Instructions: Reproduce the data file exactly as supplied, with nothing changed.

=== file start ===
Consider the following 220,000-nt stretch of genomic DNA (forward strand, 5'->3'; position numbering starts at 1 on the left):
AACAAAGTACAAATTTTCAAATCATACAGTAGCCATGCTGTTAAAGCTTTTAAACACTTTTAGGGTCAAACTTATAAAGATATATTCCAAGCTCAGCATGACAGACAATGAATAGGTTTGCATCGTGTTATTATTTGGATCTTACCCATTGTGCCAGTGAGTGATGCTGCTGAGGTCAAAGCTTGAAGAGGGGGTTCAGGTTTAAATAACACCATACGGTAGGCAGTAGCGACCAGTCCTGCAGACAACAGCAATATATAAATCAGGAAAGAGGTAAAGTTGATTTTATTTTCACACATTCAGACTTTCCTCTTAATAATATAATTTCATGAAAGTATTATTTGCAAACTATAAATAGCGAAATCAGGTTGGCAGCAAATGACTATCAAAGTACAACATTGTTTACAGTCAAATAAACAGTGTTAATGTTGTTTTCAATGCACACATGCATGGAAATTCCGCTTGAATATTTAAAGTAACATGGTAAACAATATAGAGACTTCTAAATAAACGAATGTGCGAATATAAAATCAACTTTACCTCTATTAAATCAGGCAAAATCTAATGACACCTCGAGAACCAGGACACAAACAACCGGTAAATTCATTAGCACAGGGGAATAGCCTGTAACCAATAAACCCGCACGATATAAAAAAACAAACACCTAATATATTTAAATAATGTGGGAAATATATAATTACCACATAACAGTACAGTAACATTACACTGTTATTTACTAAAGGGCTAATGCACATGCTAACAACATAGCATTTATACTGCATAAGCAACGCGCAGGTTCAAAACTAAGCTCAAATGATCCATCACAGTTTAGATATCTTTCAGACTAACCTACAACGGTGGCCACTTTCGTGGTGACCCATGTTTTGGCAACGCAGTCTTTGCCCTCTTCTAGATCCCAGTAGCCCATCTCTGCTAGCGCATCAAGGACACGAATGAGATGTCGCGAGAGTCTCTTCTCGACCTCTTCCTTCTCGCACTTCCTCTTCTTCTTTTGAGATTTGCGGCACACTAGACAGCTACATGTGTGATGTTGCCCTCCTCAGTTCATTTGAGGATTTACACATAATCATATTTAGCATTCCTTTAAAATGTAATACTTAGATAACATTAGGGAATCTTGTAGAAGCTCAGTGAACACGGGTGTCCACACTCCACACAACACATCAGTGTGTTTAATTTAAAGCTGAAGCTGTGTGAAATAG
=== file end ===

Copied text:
Consider the following 220,000-nt stretch of genomic DNA (forward strand, 5'->3'; position numbering starts at 1 on the left):
AACAAAGTACAAATTTTCAAATCATACAGTAGCCATGCTGTTAAAGCTTTTAAACACTTTTAGGGTCAAACTTATAAAGATATATTCCAAGCTCAGCATGACAGACAATGAATAGGTTTGCATCGTGTTATTATTTGGATCTTACCCATTGTGCCAGTGAGTGATGCTGCTGAGGTCAAAGCTTGAAGAGGGGGTTCAGGTTTAAATAACACCATACGGTAGGCAGTAGCGACCAGTCCTGCAGACAACAGCAATATATAAATCAGGAAAGAGGTAAAGTTGATTTTATTTTCACACATTCAGACTTTCCTCTTAATAATATAATTTCATGAAAGTATTATTTGCAAACTATAAATAGCGAAATCAGGTTGGCAGCAAATGACTATCAAAGTACAACATTGTTTACAGTCAAATAAACAGTGTTAATGTTGTTTTCAATGCACACATGCATGGAAATTCCGCTTGAATATTTAAAGTAACATGGTAAACAATATAGAGACTTCTAAATAAACGAATGTGCGAATATAAAATCAACTTTACCTCTATTAAATCAGGCAAAATCTAATGACACCTCGAGAACCAGGACACAAACAACCGGTAAATTCATTAGCACAGGGGAATAGCCTGTAACCAATAAACCCGCACGATATAAAAAAACAAACACCTAATATATTTAAATAATGTGGGAAATATATAATTACCACATAACAGTACAGTAACATTACACTGTTATTTACTAAAGGGCTAATGCACATGCTAACAACATAGCATTTATACTGCATAAGCAACGCGCAGGTTCAAAACTAAGCTCAAATGATCCATCACAGTTTAGATATCTTTCAGACTAACCTACAACGGTGGCCACTTTCGTGGTGACCCATGTTTTGGCAACGCAGTCTTTGCCCTCTTCTAGATCCCAGTAGCCCATCTCTGCTAGCGCATCAAGGACACGAATGAGATGTCGCGAGAGTCTCTTCTCGACCTCTTCCTTCTCGCACTTCCTCTTCTTCTTTTGAGATTTGCGGCACACTAGACAGCTACATGTGTGATGTTGCCCTCCTCAGTTCATTTGAGGATTTACACATAATCATATTTAGCATTCCTTTAAAATGTAATACTTAGATAACATTAGGGAATCTTGTAGAAGCTCAGTGAACACGGGTGTCCACACTCCACACAACACATCAGTGTGTTTAATTTAAAGCTGAAGCTGTGTGAAATAG